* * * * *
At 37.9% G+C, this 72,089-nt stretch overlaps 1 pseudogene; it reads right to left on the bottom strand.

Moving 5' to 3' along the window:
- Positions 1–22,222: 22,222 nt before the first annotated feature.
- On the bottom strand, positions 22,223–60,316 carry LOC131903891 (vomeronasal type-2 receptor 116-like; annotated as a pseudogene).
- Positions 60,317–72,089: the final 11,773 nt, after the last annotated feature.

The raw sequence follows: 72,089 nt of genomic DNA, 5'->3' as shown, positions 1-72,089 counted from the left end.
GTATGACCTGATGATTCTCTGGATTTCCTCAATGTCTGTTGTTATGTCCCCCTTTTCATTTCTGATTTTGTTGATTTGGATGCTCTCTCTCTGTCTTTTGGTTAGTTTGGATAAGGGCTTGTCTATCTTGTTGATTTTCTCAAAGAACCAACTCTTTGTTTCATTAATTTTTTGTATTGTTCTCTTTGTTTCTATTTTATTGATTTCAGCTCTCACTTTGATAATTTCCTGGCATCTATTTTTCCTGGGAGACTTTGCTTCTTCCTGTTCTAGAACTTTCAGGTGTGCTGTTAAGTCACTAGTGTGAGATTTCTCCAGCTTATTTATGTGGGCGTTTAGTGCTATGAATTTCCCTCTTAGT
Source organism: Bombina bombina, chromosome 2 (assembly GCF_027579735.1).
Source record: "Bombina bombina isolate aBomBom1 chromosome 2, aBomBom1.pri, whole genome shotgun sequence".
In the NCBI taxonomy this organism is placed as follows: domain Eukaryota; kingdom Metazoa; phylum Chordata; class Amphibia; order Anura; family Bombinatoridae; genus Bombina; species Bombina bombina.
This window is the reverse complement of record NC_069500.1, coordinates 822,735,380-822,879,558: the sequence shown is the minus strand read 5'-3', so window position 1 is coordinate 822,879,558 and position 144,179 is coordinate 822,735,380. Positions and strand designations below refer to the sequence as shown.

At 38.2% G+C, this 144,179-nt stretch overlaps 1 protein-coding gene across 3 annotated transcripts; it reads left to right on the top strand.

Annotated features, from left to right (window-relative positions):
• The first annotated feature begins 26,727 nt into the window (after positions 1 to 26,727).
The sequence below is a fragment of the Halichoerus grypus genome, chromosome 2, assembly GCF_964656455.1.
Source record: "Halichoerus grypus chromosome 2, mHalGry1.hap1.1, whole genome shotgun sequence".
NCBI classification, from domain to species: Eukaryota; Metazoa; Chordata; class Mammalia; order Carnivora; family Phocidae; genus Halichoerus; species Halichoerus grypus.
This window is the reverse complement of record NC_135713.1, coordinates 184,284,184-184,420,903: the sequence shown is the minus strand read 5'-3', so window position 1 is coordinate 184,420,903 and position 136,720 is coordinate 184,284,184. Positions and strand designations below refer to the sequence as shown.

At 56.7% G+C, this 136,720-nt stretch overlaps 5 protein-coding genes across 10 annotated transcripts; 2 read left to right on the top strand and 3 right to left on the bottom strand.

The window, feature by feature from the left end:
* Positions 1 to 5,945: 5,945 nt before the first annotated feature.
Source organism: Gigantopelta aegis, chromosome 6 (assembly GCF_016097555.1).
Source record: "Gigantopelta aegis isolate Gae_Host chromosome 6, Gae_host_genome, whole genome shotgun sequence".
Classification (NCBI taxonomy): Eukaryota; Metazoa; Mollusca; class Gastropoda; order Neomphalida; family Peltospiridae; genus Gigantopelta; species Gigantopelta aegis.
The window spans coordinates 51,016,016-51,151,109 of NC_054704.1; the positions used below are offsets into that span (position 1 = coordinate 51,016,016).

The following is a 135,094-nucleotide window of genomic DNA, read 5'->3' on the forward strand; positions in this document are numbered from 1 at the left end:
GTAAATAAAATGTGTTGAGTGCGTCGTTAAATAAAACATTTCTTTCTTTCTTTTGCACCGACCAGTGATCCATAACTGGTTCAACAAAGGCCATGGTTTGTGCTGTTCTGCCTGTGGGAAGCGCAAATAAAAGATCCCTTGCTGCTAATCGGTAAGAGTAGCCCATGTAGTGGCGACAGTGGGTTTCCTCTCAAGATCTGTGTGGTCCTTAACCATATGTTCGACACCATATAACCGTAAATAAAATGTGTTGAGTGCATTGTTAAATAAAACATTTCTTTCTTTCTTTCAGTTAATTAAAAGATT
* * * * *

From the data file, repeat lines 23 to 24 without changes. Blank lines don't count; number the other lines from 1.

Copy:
Source record: "Gigantopelta aegis isolate Gae_Host chromosome 6, Gae_host_genome, whole genome shotgun sequence".
Classification (NCBI taxonomy): Eukaryota; Metazoa; Mollusca; class Gastropoda; order Neomphalida; family Peltospiridae; genus Gigantopelta; species Gigantopelta aegis.